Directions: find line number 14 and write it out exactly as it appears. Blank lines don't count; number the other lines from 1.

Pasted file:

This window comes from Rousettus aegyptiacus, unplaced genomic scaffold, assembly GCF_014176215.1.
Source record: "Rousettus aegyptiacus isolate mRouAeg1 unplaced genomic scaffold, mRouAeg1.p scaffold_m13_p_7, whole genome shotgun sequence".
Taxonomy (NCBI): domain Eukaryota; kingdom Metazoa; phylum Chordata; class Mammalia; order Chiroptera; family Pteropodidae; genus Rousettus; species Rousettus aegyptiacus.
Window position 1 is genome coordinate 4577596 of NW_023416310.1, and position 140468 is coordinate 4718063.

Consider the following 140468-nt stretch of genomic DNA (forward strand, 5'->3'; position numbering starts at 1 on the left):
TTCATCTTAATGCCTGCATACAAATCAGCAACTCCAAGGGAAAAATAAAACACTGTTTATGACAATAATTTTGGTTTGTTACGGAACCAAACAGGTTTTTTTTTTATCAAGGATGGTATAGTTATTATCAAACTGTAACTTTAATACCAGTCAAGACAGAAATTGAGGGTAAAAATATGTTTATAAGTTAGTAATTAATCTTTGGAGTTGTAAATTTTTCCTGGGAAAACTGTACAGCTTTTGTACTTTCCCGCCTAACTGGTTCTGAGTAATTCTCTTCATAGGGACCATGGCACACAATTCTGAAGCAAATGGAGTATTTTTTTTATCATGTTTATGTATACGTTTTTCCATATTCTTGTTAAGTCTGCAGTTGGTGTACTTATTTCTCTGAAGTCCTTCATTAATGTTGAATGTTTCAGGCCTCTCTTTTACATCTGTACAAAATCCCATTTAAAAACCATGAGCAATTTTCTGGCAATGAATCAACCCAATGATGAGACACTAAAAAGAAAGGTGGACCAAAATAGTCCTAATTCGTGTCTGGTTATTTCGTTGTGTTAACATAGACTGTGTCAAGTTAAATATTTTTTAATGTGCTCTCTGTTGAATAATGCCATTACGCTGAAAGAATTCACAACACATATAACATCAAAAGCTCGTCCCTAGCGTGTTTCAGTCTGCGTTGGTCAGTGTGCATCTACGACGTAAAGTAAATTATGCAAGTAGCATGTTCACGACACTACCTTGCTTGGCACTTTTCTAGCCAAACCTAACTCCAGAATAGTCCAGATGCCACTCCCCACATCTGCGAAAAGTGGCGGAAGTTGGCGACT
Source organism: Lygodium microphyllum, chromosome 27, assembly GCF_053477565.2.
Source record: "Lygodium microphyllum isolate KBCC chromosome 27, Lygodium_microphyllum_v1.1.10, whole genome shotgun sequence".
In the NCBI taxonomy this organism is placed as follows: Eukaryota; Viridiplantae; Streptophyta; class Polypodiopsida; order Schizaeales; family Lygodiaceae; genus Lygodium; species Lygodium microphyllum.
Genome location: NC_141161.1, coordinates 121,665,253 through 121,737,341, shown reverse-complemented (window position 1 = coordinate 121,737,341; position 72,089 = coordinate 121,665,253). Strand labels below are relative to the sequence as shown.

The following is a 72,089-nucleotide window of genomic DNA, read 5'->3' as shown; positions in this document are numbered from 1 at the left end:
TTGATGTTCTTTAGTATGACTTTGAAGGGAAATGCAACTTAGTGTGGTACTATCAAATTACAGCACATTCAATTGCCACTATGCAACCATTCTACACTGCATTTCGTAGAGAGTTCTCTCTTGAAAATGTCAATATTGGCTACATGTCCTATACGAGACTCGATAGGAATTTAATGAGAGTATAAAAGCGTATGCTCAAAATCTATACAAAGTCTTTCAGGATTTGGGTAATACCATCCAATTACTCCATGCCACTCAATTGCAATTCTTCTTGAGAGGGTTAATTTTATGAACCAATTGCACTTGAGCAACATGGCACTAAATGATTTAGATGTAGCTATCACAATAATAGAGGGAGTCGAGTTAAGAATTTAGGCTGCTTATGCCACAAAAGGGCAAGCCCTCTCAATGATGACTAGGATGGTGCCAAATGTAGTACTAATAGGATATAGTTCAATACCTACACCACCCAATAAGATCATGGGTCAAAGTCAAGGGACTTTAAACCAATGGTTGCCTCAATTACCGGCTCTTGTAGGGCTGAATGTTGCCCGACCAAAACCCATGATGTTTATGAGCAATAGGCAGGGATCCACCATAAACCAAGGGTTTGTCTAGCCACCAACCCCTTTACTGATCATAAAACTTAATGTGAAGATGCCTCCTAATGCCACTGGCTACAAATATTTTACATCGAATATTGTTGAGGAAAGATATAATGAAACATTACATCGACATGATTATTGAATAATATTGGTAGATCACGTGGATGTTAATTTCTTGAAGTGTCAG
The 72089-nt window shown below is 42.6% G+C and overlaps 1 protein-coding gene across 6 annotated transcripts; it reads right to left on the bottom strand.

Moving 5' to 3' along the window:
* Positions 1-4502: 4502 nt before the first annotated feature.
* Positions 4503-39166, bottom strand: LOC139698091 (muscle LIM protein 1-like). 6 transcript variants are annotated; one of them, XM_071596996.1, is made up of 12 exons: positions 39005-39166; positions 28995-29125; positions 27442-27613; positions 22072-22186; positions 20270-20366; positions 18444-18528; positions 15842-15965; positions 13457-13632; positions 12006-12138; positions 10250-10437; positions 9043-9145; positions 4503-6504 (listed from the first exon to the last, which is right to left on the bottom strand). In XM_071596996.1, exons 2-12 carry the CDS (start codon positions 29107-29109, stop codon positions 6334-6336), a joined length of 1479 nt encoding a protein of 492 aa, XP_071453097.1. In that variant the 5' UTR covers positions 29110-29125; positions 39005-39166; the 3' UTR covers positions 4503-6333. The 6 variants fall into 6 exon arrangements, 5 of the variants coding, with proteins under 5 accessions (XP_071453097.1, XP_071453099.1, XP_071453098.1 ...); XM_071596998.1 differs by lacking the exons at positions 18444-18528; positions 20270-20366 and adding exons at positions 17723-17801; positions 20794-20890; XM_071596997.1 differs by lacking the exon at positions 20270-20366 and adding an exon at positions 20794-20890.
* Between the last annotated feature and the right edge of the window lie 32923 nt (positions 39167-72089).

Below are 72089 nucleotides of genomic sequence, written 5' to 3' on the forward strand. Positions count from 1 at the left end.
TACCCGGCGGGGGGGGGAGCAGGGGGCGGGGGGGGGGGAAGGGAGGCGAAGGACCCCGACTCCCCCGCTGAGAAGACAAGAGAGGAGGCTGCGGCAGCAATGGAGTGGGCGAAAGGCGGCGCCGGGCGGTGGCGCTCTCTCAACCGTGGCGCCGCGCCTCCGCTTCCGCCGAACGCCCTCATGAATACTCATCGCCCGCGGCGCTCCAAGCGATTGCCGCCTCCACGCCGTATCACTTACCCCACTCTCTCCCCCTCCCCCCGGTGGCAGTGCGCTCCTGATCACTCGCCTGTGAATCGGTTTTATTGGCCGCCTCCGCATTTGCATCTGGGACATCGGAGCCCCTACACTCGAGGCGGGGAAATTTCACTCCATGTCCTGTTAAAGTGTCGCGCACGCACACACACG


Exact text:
Moving 5' to 3' along the window: